The init function inside a Class is annotated the following way:

    def __init__(self, directory: str, transforms: Callable = None, extension: str = '.jpg'):

The question is what Callable = None is referring to.

Conventionally if the transforms - argument annotation would mean to intake a Callable (i.e. a function) then the input parameters would need to be defined as well as the output, as an example it could be: transforms: Callable[[int,int], int] where the [int,int] would be the function parameters as input, and the latter int` would be the return. But here this is not the case.

What does the Callableannotation expect as input and return in this case?

2 Answers 2


According to Python Documentation

A plain Callable is equivalent to Callable[..., Any], and in turn to collections.abc.Callable.

  • So Callable = None is regarded as "plain", and hence input and output are freely choosable?
    – Alex
    Apr 5, 2022 at 1:03
  • @Alex right, Callable alone just means some function needs to be filled here, but no extra information is provided.
    – whilrun
    Apr 5, 2022 at 1:04
  • That really makes sense, thank you! I feel the way the class is written is unusual, while typing is supposed to facilitate the task at hand.
    – Alex
    Apr 5, 2022 at 1:13

It's very hard to tell what this function would take as input and output without any information about the class, or what the class does. It completely depends on what the class does, and you should probably read the documentation of the class.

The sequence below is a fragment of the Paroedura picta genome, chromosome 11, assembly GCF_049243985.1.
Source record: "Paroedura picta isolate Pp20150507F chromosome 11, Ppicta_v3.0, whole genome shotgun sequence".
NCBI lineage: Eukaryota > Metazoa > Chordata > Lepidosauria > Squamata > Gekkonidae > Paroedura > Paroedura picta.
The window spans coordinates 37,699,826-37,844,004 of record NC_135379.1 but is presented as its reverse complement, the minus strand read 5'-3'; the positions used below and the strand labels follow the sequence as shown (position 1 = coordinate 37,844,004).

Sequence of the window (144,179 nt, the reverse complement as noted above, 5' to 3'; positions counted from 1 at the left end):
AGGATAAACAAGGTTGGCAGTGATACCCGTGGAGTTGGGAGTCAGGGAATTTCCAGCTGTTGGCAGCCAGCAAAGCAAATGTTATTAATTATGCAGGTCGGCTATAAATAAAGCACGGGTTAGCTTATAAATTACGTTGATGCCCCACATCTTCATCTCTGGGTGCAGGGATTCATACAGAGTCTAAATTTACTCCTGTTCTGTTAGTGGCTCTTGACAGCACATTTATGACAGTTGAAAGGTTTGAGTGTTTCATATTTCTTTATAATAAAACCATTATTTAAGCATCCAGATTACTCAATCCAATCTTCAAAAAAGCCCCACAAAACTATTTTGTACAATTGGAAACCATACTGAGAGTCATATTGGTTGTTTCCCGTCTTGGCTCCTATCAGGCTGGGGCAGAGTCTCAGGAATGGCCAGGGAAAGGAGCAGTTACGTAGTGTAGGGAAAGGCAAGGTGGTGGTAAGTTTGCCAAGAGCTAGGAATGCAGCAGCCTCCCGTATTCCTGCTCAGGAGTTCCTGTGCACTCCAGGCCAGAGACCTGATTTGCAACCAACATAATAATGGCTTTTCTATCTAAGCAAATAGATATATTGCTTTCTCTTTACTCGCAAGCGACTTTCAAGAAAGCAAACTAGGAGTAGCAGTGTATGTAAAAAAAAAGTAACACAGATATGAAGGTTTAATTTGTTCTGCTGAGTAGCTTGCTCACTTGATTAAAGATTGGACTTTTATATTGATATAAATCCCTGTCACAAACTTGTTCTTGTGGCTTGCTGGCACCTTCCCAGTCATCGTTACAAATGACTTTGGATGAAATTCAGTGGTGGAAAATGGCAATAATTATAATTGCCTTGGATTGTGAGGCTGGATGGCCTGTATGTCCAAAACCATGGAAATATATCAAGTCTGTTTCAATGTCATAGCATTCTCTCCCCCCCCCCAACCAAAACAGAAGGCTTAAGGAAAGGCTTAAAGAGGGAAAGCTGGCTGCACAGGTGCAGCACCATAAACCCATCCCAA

From looking at the default value of extension, the class expects .jpg files. If it is a graphics or image manipulation library like pillow, the callable may need to take image data of some kind.
As I said, however, it's impossible to tell without more information.

  • Thanks for the answer, this is a machine learning task that is supposed to create a costum dataset similar to this pytorch template, the class also inherits from torch.utils.data.dataset.Dataset, and the Callable in question is an image transformation, pretty much: ` def get_transforms(size: Tuple[int, int]) -> Callable: """ Transforms to apply to the image.""" transforms = [ToTensor()].append(transforms.Resize(size)) return Compose(transforms) `
    – Alex
    Apr 5, 2022 at 1:07
  • Thanks for the answer, think its solved below.
    – Alex
    Apr 5, 2022 at 1:15

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